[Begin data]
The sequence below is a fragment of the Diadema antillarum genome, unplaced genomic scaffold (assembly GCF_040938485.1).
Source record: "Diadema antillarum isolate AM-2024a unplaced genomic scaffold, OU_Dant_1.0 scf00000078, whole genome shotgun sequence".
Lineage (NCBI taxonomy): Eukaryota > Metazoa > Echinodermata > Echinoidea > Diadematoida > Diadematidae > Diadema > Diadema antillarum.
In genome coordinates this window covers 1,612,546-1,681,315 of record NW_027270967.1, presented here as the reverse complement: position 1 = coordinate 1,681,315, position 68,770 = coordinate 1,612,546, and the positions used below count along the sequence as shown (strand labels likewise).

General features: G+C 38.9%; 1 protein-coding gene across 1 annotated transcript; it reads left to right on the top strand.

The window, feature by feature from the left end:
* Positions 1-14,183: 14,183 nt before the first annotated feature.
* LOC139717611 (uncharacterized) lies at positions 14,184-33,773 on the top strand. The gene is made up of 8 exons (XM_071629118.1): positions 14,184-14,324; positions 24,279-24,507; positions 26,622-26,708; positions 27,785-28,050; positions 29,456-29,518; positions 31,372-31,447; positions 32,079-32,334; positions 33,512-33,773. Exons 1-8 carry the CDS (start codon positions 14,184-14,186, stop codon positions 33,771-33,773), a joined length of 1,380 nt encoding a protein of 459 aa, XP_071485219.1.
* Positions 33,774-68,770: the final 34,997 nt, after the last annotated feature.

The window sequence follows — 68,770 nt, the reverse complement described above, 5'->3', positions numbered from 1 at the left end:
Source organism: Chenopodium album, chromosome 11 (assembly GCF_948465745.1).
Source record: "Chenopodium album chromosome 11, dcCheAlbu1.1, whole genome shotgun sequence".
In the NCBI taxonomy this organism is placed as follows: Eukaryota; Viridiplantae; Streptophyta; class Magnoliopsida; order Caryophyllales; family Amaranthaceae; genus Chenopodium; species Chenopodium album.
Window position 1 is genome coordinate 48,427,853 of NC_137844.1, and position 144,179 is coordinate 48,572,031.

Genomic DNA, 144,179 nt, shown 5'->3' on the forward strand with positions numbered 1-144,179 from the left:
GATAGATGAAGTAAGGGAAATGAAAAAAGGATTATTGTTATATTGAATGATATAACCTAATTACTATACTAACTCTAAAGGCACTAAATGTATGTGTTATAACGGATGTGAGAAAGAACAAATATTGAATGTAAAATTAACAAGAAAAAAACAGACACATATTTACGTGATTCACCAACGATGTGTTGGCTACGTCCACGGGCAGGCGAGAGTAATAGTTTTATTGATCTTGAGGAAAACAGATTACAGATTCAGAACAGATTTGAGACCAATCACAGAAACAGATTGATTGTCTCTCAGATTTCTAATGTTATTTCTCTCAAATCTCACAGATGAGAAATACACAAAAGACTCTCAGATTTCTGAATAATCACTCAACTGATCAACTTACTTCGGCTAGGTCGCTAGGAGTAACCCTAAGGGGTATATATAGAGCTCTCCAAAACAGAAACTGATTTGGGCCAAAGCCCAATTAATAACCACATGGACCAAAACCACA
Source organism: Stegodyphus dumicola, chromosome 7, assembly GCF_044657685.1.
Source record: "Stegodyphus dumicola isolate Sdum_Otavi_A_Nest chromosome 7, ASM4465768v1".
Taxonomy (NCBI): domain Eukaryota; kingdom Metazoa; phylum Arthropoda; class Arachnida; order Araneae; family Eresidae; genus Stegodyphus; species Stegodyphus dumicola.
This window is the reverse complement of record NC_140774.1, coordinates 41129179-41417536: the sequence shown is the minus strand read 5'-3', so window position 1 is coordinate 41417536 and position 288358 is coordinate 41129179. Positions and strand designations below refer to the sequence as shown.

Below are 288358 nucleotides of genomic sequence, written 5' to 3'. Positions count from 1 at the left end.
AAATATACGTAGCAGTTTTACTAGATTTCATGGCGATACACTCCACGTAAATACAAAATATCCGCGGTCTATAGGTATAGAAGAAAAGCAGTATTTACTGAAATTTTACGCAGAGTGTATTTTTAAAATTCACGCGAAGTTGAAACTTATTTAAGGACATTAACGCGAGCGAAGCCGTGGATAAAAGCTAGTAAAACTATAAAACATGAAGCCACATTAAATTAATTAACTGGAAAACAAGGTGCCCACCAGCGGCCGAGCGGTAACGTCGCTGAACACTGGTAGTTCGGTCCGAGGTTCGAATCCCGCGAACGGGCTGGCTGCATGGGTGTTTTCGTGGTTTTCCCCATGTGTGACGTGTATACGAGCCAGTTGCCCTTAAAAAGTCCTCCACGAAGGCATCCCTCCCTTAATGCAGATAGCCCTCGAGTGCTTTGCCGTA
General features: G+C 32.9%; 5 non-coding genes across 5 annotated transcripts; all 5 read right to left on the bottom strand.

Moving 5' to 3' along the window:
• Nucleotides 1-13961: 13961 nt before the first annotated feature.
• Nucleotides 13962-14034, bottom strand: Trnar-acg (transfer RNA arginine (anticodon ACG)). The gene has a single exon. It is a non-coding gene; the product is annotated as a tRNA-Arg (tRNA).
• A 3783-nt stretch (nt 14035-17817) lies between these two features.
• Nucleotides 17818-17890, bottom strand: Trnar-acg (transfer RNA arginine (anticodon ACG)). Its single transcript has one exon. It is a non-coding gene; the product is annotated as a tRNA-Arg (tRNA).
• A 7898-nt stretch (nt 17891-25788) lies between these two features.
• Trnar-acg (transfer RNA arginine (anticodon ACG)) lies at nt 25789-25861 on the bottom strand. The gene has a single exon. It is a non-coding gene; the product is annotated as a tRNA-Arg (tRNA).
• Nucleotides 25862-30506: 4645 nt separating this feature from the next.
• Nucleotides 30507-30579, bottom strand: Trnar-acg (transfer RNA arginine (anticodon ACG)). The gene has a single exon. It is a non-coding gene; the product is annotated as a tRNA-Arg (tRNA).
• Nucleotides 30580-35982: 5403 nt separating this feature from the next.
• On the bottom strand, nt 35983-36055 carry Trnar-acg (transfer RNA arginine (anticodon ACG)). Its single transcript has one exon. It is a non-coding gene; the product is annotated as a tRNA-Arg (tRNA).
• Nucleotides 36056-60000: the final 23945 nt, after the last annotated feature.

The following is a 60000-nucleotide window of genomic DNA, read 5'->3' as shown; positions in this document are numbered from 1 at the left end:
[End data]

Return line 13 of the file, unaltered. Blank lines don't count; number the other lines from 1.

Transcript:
In the NCBI taxonomy this organism is placed as follows: Eukaryota; Viridiplantae; Streptophyta; class Magnoliopsida; order Caryophyllales; family Amaranthaceae; genus Chenopodium; species Chenopodium album.